DWP proposals to scrap the Work Capability Assessment
In 'Transforming Support: The Health and Disability White Paper' the government outlines its proposals for closing the disability employment gap including reforms to the benefits system.
The DWP's new Health and Disability White Paper ‘Transforming Support’ outlines the government’s next steps to close the disability employment gap, fulfilling their commitment to remove some of the barriers to work and to help more disabled people to start, stay and succeed at work. It follows consultation with disabled people, employers, carers, charities and other organisations.
The White Paper proposes to end the Work Capability Assessment (WCA) in UC and remove the concept and status of having (or being treated as having) a limited capability for work (LCW) or limited capability for work related activity (LCWRA). It is hoped that by removing the link between being classified as unable to work and entitlement to financial assistance, that those who are able to work are supported to do so without the fear of losing benefits.
In place of the current system, the DWP are proposing a ‘Health Element’ in UC for those on any rate or component of Personal Independence Payment (PIP) and more personalised levels of conditionality whereby work coaches decide what work-related requirements each claimant should have. Being entitled to PIP/ the ‘Health Element’ will not exempt someone from having work-related requirements.
The earliest these proposals could be implemented is 2026.
The DWP are also going to start:
- Testing the idea of sharing benefit assessment reports with disabled people before a decision is made on their claim, “offering them the opportunity to clarify evidence so that we can make the right decision as early as possible”.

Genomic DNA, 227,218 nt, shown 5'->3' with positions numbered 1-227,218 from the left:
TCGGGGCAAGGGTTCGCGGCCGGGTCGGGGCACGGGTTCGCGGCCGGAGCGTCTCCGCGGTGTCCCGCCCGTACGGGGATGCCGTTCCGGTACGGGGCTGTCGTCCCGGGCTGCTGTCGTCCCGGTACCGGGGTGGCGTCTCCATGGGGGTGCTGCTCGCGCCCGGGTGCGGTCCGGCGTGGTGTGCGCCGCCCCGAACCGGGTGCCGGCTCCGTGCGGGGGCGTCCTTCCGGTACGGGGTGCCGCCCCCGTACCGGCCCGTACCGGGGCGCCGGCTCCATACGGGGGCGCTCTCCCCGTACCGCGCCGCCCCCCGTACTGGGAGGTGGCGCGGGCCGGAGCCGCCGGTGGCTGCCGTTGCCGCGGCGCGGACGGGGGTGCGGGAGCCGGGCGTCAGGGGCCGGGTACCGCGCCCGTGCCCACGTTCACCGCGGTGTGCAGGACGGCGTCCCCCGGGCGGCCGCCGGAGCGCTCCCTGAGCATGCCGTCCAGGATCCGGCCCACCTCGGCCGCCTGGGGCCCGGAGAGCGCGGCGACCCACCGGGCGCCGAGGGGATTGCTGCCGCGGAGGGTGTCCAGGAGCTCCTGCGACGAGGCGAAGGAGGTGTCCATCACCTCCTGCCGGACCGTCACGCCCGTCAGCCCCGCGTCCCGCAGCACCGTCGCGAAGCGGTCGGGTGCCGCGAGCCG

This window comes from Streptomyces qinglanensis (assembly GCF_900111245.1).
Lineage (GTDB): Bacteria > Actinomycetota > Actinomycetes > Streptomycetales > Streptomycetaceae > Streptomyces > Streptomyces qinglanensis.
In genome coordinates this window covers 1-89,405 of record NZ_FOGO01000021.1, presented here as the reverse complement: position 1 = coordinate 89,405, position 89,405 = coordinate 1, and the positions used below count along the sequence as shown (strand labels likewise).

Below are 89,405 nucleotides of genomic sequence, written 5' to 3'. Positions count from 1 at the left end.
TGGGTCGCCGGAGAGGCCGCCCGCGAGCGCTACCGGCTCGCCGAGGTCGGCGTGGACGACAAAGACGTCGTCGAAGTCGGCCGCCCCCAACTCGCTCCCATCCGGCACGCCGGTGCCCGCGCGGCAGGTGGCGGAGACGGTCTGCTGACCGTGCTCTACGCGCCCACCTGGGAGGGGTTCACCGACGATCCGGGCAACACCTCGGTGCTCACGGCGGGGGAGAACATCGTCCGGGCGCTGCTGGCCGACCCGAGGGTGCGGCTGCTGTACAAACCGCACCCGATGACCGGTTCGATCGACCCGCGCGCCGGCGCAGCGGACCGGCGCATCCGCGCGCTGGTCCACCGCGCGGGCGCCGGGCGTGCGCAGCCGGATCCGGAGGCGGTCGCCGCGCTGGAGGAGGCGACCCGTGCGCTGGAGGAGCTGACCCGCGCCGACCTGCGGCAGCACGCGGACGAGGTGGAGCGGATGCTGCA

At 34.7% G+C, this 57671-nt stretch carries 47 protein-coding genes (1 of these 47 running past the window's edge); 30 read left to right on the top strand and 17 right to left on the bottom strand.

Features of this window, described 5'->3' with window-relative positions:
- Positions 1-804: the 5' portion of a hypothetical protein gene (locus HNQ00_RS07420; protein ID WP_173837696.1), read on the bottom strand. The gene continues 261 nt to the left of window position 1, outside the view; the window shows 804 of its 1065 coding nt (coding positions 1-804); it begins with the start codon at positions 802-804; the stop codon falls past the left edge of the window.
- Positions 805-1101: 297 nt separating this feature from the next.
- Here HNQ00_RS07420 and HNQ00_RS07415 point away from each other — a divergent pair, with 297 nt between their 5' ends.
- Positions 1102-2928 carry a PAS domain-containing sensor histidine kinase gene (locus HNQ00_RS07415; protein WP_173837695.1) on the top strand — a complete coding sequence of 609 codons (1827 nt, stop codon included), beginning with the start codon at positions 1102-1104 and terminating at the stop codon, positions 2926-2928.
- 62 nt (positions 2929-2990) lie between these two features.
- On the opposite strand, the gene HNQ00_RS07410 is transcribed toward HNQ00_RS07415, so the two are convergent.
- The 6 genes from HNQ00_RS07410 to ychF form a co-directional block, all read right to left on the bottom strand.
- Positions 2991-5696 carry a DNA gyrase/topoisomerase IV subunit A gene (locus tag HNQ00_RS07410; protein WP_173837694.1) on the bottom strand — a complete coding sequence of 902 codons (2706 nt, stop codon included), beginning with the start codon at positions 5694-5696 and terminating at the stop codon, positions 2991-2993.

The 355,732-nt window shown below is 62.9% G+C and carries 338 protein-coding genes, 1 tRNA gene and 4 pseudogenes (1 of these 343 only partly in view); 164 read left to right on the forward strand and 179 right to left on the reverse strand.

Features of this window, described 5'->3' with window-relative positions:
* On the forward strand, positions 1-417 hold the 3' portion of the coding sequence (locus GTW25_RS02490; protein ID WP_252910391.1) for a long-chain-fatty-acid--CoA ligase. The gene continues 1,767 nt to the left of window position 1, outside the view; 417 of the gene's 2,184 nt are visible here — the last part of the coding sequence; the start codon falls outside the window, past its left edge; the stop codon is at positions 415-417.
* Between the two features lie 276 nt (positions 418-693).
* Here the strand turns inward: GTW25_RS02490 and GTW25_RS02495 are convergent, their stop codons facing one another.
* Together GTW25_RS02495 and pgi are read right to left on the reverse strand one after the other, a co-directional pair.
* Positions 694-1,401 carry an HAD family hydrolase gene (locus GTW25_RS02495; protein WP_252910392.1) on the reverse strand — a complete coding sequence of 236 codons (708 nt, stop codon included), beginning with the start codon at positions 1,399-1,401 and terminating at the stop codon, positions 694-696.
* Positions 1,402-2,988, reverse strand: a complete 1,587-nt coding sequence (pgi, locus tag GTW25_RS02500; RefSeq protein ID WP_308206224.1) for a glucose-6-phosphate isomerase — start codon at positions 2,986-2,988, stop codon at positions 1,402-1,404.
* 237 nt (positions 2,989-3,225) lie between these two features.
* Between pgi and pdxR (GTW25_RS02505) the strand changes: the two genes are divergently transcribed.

- Moving to an IT system that will be able to record all assessments, including those carried out by telephone and on video, if requested by the claimant.
- Testing how to match people’s primary health condition to an assessor who specialises in that condition.
Many disability related charities have been calling for the WCA to be reviewed / scrapped as the WCA regime is problematic and assessments often have a negative impact on the claimant’s health. The charities have also made demands for a system that supports those with health conditions to make the move into work rather, than sanctioning them when they struggle to do so.
However many commentators believe that the proposal, as it stands, fail to do this.
The main concerns with these proposals include:
- That the WCA and PIP assessments currently measure different things. And unless the PIP criteria are reviewed and expanded, many people who would be found (or treated as having) a LCWRA will not be awarded any PIP and will therefore not receive the additional financial support they require.
- The fact that there are already delays in getting a PIP decision, which may worsen as the move to the Health Element being dependent on an award of PIP is likely to increase the number of claims made.
- Whether work coaches will have the time and skills needed to set appropriate work-related requirements for those with a health condition or disability.
- Decisions regarding discretionary work-related requirements do not carry the same right of appeal when compared to WCAs.
- There may be an increase in the number of sanctions as some claimants fail to comply with inappropriate work-related requirements.
- The effectiveness of sanctions as an incentive to move into work, and the fact hat sanctions often affect those with mental health problems, leaving some in destitution.
- There is no mention of the work allowance which, for those without children, is linked to having LCW or LCWRA.
- This is yet another benefit change affecting those with a health condition who have had to deal with numerous changes since 2008 when ESA started to replace Incapacity Benefit.
- It is unclear what would happen to New-Style ESA – although the DWP do say that they are committed to retaining a health and sickness contributory benefit in the future system.
Click here for Transforming Support: The Health and Disability White Paper, published 16th March 2023